On Monday, a Herald reporter listened and observed as a Martinez volunteer called Tirador's office. The voice on the other end said more than once that it was Martinez's office -- not Diaz-Balart's.
The Martinez camp then tried to set a trap after a supporter reported receiving a similar phone call from the same phone number.
Martinez's wife, Angela, hid in the bedroom of 84-year-old Clara Suarez and Garcia stood outside with a video camera when a man came to Suarez's Hialeah apartment following the call.
But Suarez -- whose niece is Martinez's longtime secretary -- said the caller she spoke with identified herself with the Diaz-Balart campaign, and the caller sent the man to bring stamps for her ballot, not to take it.
Custin said he doesn't believe Tirador's phone bank has done anything wrong, but he said he would look into the allegations. ''Nobody -- not on my watch -- goes and takes a ballot,'' he said.
In automated calls, Diaz-Balart has urged voters to put their absentee ballots in the mail -- and warned them not to give their ballots to anyone.
The ballots for Hernandez and his roommate, Felipa Gonzalez, have not been turned in. But they have not lost their votes: Angela Martinez said she drove Hernandez and Gonzalez to the polls herself to vote early.
Polls suggest Palin has become a big drag on GOP ticket
MODERATES: Alaska governor alienates all but strict conservatives.
Among many independents and moderate Republicans, she's raised serious questions about John McCain's judgment, become too much of a national punch line and reinforced concerns about McCain's age.
"Nice lady, no experience. It's so sad. She's a gigantic drag," said Chris DePino, a Republican consultant based in New Haven, Conn.
The Alaska governor does help the ticket somewhat by energizing hard-core Republicans, but polls suggest that overall "she's hurting John McCain," said Andrew Kohut, the president of the Pew Research Center.
In a nationwide survey Oct. 16-19, Pew found that 49 percent of respondents had unfavorable views of Palin, while 44 percent saw her favorably. A month earlier, 54 percent had seen her favorably and 32 percent viewed her negatively.
Typically, postelection polls find that vice-presidential choices sway about 1 percent of voters. This time, Kohut said, "we'll get a much bigger number."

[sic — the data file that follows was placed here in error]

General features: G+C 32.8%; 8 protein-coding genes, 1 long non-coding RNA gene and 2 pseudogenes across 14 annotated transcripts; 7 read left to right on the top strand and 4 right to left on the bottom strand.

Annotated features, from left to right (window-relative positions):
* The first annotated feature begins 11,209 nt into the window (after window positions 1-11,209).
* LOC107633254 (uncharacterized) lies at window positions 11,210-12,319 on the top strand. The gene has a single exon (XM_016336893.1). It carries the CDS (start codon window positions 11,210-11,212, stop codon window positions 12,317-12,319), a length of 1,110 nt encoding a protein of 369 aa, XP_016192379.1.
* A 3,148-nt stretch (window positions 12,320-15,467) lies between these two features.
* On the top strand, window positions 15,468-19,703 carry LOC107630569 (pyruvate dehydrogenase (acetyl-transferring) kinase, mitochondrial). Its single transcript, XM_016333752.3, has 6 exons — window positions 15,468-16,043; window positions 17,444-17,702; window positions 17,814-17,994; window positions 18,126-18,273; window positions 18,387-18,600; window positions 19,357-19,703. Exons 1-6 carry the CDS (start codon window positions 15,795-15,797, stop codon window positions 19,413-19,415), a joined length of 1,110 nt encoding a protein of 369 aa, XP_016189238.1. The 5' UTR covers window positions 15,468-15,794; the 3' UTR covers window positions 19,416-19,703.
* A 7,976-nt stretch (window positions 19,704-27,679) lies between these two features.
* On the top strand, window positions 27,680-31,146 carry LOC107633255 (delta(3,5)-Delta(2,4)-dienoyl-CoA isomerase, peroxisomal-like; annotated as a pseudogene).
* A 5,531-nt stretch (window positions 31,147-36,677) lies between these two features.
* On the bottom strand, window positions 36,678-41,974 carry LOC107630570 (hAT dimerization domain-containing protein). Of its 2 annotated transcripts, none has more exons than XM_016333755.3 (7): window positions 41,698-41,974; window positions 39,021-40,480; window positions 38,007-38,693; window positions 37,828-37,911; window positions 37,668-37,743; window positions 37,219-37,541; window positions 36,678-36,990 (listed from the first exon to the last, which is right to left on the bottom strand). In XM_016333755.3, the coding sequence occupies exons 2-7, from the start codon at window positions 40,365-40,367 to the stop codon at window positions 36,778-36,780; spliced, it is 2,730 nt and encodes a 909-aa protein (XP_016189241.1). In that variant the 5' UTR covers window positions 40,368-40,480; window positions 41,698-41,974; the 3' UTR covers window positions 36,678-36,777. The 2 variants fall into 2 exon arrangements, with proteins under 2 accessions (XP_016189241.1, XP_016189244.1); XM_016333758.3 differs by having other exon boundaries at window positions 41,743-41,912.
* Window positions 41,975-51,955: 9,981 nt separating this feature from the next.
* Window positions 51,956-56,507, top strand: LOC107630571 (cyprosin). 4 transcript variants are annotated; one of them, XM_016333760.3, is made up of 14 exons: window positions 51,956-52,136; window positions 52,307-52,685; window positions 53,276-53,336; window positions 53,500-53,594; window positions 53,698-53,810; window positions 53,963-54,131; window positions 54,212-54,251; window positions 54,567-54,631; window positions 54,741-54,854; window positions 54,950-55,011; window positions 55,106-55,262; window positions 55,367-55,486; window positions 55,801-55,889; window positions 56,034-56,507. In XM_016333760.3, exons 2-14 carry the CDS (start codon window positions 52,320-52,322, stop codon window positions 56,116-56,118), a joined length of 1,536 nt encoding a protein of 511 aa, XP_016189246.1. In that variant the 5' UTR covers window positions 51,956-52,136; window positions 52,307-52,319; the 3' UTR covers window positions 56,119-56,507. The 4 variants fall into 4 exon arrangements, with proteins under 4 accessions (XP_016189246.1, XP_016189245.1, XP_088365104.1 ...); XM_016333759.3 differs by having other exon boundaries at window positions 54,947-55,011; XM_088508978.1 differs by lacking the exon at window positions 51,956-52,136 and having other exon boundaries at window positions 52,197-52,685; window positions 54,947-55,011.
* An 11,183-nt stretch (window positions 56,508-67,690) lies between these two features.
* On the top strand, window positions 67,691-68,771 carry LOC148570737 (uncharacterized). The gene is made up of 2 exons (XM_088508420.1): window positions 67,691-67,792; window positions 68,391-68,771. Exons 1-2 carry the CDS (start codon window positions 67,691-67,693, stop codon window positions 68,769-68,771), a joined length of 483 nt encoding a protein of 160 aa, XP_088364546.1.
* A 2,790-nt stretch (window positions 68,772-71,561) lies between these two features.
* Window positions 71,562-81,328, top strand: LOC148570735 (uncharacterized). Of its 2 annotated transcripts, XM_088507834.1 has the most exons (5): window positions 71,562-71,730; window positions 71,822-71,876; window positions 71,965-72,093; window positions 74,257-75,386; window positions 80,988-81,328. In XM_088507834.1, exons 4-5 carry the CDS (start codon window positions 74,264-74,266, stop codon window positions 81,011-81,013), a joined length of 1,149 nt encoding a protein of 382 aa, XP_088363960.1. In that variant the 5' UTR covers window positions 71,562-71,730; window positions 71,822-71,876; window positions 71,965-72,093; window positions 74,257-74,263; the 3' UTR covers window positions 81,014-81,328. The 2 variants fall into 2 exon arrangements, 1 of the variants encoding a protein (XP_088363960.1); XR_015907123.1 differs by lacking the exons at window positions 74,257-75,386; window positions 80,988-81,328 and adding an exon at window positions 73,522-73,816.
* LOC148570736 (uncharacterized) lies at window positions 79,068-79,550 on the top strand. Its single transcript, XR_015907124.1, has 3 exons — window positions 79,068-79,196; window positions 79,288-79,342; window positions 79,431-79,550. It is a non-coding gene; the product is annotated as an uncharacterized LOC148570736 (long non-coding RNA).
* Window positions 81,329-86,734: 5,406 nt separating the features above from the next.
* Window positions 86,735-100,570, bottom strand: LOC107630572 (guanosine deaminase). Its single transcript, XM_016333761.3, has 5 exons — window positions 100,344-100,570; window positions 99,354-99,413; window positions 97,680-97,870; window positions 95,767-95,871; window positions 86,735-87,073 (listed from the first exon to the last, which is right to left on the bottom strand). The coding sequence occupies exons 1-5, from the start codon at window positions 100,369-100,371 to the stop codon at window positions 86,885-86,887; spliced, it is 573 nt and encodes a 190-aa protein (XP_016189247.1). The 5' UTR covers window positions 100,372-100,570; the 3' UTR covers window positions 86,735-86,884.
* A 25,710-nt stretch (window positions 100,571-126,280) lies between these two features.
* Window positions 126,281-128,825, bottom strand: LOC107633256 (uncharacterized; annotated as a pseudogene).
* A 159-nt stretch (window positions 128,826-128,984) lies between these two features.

A key reason is that "the Palin choice reflects poorly on Sen. McCain's judgment," said vice presidential expert Joel Goldstein, a law professor at St. Louis University.
Pew found that 41 percent of respondents thought McCain showed "poor judgment" overall, while 29 percent said that of Democratic nominee Barack Obama. While McCain's number isn't solely because of his choice of Palin, her selection was a factor.
McCain's age is also a reason for voters' concern about Palin. The Arizona senator is 72 and has had four instances of melanoma, the most serious type of skin cancer. Mayo Clinic physicians have posted a detailed explanation of McCain's condition and treatment on his Web site. The prognosis, they said, was "good."
Worries linger, however.
"If something happened to McCain, she would not be qualified to step in and be president," said Annette Barron, an independent voter from Altamonte Springs, Fla.
Palin also has hurt herself by becoming largely invisible to the general public, except when she got media attention for starting controversies -- such as charging that Obama was "palling around with terrorists" -- or for receiving $150,000 in clothing and accessories from the Republican Party.
She also unabashedly identifies herself with the party's conservative wing, alienating moderates.
"It reinforced the notion that John McCain cared little about people like me," said former Maine state Rep. Sherry Huber, a Republican who backed McCain in the primary but now supports Obama. "She clearly does not share the values I and other moderate Republicans do."
Prominent Republicans have echoed that idea. Sen. Lindsey Graham, R-S.C., one of McCain's closest friends, suggested that Sen. Joseph Lieberman, an independent Democrat from Connecticut, would have brought independents to the ticket. Last week, former Pennsylvania Gov. Tom Ridge said that had McCain picked him, the Republican Party would have had a better shot at winning his state.
Then there's Palin's image problem because of what vice-presidential expert Timothy Walch called "the albatross of American comedy."
"Every time (comedian) Tina Fey appeared on TV imitating her, it diminished Palin," said Walch, the director of the Herbert Hoover presidential library. "For somebody essentially unknown, she's diminished when she becomes a caricature of herself."
AGNEW AND QUAYLE
In most election years, Palin would have been a footnote, like controversial vice-presidential choices Spiro Agnew in 1968 or Dan Quayle 20 years later. Both were lightly regarded but triumphed on winning tickets.
However, Goldstein, of St. Louis University, noted that in 1968, Richard Nixon was 55, so the prospect of an Agnew presidency seemed dim. In 1988, Quayle ran with George H.W. Bush, who was essentially running for President Reagan's third term against unpopular Democrat Michael Dukakis.